Young carers may need assistance to understand and identify themselves as a young carer. They may then be able to access support. Young carers may also be financially vulnerable. Social work assistance through Centrelink may be valuable. School support and involvement may also be appropriate to ensure that their education needs are being met.

Social workers or psychologists in the hospital and in community health centres can provide assistance. Those who work in palliative care or have experience of end-of-life care can help young people consider what kind of information they need.

An excellent website for young carers, Reachout has tips for all kinds of young carers. The Beyond Blue and Headspace websites also provide information and help for young people.

Carers Australia provides information and support for and about young carers in all States and can be contacted on Freecall: 1800 422 737. They have a network across the country for young carers. They also produce a booklet for parents of young carers, 'Supporting families supporting young carers.' This is available as part of the Young Carers Information Kit that is distributed by state and territory Carers Associations.

Policies and resources


PubMed Searches

  1. Australian Bureau of Statistics. Disability, ageing and carers, Australia: Summary of findings, 2003. 2004; ABS cat. no. 4430.0.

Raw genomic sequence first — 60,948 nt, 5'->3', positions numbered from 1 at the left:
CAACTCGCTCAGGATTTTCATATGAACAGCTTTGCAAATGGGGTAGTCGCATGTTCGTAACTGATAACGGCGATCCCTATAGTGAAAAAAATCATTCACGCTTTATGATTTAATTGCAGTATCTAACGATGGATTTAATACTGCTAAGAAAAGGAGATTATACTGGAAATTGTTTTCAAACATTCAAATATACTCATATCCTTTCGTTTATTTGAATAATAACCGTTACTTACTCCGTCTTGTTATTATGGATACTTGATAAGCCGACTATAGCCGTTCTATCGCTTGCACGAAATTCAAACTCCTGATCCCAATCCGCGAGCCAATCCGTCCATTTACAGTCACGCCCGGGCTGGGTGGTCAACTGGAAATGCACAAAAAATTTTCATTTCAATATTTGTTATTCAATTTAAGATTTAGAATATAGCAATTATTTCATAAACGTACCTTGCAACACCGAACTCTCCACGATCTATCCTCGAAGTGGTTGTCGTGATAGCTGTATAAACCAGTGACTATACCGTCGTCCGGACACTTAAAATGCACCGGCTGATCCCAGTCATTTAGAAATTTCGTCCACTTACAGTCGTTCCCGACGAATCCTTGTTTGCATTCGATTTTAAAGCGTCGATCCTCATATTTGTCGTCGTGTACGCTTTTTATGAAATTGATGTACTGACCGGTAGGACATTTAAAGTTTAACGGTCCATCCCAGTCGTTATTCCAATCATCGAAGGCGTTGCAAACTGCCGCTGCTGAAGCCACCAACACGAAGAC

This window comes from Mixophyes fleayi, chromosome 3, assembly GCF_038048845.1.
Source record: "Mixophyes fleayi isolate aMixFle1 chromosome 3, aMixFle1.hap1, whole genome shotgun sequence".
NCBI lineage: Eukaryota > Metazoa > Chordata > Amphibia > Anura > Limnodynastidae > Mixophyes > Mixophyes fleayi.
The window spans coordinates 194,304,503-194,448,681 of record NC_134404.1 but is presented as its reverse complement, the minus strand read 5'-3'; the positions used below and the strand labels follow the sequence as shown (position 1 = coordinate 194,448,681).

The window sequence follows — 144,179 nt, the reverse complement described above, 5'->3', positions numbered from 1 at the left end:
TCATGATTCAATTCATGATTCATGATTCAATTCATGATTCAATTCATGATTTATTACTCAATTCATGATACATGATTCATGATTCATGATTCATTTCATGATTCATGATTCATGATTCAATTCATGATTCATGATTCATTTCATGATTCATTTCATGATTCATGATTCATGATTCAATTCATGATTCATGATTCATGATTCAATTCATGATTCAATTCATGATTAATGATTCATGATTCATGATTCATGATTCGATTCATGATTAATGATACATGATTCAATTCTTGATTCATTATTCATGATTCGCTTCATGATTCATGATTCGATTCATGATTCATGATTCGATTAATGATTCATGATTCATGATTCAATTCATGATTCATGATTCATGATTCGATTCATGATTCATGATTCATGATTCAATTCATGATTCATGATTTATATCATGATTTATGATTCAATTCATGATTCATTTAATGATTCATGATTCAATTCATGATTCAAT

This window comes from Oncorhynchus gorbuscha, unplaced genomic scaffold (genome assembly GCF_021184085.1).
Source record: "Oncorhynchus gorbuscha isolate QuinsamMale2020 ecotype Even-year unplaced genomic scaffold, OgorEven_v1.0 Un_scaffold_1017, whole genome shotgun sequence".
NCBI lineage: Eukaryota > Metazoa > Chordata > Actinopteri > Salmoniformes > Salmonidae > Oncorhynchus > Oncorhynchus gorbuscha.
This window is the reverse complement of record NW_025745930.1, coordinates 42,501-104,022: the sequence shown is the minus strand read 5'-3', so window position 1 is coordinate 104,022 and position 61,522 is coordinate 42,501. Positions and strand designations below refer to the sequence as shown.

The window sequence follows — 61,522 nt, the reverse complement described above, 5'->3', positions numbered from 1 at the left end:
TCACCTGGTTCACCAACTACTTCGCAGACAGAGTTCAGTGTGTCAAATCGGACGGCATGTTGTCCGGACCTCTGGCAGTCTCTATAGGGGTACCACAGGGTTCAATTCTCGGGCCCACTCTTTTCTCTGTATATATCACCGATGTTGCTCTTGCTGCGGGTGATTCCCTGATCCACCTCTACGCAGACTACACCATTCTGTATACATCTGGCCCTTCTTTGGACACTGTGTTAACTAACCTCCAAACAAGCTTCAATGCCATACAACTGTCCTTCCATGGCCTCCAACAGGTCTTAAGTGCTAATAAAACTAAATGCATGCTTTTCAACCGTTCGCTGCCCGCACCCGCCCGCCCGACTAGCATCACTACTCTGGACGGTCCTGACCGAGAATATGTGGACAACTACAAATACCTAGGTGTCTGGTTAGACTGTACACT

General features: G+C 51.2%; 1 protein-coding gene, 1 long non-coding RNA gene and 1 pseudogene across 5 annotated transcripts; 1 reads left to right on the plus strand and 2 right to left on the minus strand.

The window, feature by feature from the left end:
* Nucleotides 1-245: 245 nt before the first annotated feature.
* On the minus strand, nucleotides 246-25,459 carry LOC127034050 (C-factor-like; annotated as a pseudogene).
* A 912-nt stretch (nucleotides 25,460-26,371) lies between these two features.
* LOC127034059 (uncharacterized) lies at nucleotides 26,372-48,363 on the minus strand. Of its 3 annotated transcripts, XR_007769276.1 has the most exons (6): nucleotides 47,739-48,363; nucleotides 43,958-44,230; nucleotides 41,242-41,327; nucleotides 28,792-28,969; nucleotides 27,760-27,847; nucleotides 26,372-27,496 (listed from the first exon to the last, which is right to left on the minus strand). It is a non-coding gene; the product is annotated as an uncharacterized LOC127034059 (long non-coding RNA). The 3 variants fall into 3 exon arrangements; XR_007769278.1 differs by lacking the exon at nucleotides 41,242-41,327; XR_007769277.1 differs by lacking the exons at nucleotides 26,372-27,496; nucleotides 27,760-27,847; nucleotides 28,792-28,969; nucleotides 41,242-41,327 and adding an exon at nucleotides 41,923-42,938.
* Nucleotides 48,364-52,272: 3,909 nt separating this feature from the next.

2. Hunt G, Levine C, Naiditch L. Young Caregivers in the U.S. report of findings September 2005. Bethesda, MD: National Alliance for Caregiving; 2005.
  3. Siskowski C, Diaz N, Connors L, Mize N. Recognition and assessment of caregiving youth in hospice and home healthcare. Home Healthc Nurse. 2007 Jul-Aug;25(7):433-8.
  4. Cree VE. Worries and problems of young carers: issues for mental health. Child Fam Soc Work. 2003 Nov;8(4):301-9.
  5. Thomas N. 'Your friends don’t understand’: Invisibility and unmet need in the lives of ‘young carers’. Child Fam Soc Work. 2003 Feb;8(1):35-46.
  6. Olsen R, Parker G. A response to Aldridge and Becker – 'Disability rights and the denial of young carers: the dangers of zero-sum arguments'. Critical Social Policy. 1997 Feb;17(50):125-33. 
  7. Aldridge J, Becker S. Children who care: Inside the world of young caregivers. Leicestershire: Loughborough University; 1993.

Last updated 18 January 2017